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But God #42

I would like to share a devotion with you today from my book, “but God” but first let me tell you what my book is about.

It is a bible study devotional that takes you on a unique journey thru the Old Testament as you read about the different people in the bible who experienced God’s interventions in their lives, which brought them hope and healing and exposed God’s character and how he feels towards people and what his plans are for the future. You will read about Adam/Eve, Noah, Abraham, Jacob, Joseph, Moses, Samson, Gideon, David, Solomon, Jeremiah, Jonah, Job, Elijah, The Israelites, and more. All these people experienced “but God” moments and will show you that you probably have had many yourself. This study was something I was doing with the Lord during my devotional time and as he kept showing me more and more hidden treasures in his word he kept confirming I needed to share them with others. So now you can participate in this study yourself by buying the book, watching the YouTube videos, and liking the Facebook page, or checking for updates on the website at http://www.butGodbiblestudy.com

So one of the bible stories we run into as we study the but God verses is a story about a woman named Abigail. It is but God #42 and found in 1 Samuel 25 and in my book it is entitled “but God is at work in us”

We are told Abigail is beautiful and married to a very rich but foolish man named Nabal. David (before he was recognized as king) had met Nabal’s shepherds while in the desert and had protected them and the livestock while they were there. David heard Nabal was shearing his sheep and sent to ask for food if they had some to spare. Nabal responded negatively to this request, mocking and insulting David, acting as if he did not recognize who David was or what he had done for him, and refused to share any of his bread, water, or meat (vs 11). When David heard of this he reacted angrily and said that he had protected all Nabal’s possessions in vain, repaying evil for good. So David determined to have every male in the household killed (v 21-22). David had 200 of his men stay with the supplies and then he, along with 400 men, took their swords and headed towards Nabal’s household.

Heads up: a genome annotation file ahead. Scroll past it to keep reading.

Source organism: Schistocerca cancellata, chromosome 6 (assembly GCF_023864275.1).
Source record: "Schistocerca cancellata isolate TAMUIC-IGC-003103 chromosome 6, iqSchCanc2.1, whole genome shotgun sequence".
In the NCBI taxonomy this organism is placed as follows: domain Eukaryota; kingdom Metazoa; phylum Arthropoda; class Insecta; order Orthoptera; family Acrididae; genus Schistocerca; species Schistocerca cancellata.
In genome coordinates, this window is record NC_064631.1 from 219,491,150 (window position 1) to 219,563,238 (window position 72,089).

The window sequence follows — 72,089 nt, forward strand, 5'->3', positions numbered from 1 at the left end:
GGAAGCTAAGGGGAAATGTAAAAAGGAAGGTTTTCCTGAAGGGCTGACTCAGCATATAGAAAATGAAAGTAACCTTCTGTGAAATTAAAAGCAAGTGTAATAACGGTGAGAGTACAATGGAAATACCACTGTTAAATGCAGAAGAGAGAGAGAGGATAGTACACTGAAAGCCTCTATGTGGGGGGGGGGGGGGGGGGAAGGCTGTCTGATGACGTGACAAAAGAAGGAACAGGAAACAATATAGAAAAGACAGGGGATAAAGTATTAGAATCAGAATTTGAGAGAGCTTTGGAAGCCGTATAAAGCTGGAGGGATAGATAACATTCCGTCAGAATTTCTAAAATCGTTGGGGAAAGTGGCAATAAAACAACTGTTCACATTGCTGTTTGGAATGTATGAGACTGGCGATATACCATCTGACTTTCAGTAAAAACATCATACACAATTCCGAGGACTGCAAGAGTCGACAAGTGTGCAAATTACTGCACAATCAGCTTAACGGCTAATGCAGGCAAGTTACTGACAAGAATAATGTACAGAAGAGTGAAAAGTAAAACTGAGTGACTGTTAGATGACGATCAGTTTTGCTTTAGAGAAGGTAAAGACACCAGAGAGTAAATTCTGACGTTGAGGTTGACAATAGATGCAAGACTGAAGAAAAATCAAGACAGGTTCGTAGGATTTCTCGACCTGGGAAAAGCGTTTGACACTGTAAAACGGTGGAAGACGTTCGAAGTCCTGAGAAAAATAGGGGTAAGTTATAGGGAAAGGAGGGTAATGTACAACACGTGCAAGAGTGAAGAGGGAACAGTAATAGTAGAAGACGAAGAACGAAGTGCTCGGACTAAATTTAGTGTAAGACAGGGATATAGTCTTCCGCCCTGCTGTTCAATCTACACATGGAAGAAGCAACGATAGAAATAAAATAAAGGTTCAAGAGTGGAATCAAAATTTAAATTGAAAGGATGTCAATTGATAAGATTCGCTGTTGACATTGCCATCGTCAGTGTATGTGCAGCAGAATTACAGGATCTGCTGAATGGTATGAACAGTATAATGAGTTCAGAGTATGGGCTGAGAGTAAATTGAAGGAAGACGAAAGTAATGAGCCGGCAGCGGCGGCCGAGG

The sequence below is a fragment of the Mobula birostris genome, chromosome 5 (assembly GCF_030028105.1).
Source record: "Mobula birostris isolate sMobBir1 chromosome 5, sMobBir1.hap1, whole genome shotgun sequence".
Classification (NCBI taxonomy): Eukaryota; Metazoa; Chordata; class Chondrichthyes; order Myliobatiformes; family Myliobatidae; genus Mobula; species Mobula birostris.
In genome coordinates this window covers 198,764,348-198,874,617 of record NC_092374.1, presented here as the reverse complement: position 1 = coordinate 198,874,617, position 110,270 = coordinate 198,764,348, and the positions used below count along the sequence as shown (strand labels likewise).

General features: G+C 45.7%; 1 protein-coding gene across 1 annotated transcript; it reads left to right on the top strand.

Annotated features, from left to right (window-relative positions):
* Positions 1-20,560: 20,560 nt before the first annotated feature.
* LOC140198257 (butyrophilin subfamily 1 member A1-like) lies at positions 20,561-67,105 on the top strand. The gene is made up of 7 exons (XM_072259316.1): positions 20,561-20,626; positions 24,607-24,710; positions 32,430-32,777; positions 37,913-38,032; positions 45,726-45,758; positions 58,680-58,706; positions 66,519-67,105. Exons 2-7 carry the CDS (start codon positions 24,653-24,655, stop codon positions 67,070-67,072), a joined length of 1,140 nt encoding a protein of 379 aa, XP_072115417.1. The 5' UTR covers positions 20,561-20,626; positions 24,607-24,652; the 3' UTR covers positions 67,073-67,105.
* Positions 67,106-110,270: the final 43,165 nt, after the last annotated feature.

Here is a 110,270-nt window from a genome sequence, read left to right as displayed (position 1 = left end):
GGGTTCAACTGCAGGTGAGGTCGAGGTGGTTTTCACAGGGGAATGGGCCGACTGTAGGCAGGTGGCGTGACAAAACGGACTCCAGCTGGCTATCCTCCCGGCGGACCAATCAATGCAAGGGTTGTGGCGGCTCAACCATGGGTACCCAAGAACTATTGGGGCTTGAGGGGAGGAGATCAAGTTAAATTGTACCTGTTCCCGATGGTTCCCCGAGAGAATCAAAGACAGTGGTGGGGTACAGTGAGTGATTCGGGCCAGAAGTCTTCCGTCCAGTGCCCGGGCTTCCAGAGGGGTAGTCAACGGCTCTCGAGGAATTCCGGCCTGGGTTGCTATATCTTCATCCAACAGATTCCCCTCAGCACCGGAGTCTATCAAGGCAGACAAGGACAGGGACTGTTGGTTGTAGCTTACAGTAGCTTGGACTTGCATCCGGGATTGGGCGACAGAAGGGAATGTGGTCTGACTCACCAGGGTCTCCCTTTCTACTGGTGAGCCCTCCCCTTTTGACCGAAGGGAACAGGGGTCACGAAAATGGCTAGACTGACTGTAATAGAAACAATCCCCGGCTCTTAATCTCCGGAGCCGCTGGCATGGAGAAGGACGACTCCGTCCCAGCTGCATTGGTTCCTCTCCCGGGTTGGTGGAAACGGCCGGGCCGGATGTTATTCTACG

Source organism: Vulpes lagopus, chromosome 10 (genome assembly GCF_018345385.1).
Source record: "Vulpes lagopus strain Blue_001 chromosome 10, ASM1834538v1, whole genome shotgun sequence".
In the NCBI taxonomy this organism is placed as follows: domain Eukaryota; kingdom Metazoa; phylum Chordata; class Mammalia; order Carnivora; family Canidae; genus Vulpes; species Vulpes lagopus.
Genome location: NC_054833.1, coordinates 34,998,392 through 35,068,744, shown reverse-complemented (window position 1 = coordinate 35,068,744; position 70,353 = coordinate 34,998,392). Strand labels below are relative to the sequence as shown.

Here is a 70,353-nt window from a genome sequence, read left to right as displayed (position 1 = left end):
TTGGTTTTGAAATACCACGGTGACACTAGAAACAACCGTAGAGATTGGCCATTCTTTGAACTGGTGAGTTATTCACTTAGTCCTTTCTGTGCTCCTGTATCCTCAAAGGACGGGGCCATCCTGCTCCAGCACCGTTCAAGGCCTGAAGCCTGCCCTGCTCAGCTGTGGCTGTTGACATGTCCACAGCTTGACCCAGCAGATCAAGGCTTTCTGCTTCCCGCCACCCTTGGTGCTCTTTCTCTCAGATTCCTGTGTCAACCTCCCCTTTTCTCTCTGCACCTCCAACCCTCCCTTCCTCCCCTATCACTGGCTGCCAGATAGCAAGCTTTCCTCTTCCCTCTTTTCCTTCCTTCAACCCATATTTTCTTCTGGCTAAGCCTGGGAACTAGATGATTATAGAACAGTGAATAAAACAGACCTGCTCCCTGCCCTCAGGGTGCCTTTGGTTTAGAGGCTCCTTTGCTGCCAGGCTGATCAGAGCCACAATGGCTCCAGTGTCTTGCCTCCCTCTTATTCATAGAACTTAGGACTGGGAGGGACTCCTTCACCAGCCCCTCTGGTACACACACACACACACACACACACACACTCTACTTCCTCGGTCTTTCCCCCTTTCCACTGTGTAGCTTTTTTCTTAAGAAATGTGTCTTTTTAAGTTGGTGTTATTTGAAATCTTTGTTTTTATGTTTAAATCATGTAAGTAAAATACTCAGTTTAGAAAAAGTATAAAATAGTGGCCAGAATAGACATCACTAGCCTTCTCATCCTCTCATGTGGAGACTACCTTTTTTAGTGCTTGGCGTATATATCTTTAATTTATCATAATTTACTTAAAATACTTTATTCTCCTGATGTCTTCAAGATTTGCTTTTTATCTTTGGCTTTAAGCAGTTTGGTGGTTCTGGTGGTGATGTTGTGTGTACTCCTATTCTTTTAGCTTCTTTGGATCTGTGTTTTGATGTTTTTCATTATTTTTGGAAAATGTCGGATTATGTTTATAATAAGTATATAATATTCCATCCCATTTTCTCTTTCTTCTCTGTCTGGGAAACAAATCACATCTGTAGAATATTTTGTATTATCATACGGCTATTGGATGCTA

Meanwhile, Abigail’s servant told her how good David had been to them while in the fields and about Nabal’s rude remarks to David’s men and their request. He advised her to consider carefully what to do as harm would probably be coming toward them (vs 17).

Abigail quickly prepared: 200 loaves of bread, 2 wineskins, 5 prepared sheep, 5 seahs of grain, 100 raisin clusters, and 200 fig cakes and sent that out first, then followed behind it.

She met David coming toward her on the hill and fell at his feet begging to be heard and acknowledged the problem. Then she asked him to accept the offering of food and asked for forgiveness. Then she praised him and acknowledged who he was and spoke encouraging words over him. She said, “but God is at work in my master, developing a rule solid and dependable. My master fights god’s battles! As long as you live no evil will stick to you…”

David was so taken by Abigail’s words he said she was a blessing and she kept him from bringing bloodshed. He told her he (1) heard her, (2) respected her, (3) he accepted her offering, and (4) to go in peace.

The next day Abigail told her husband what had happened and verse 37 says his heart died and he became like a stone. He probably had a heart attack or a stroke, then 10 days later he died. David heard of this and sent servants to Abigail to ask her if she would become David’s wife. She immediately left with her 5 maidservants to join David and married him.

There are many things to glean from this story. We can see how Abigail represents the believer, the servant represents the holy spirit, Nabal represents the foolish unbeliever, and David represents king Jesus.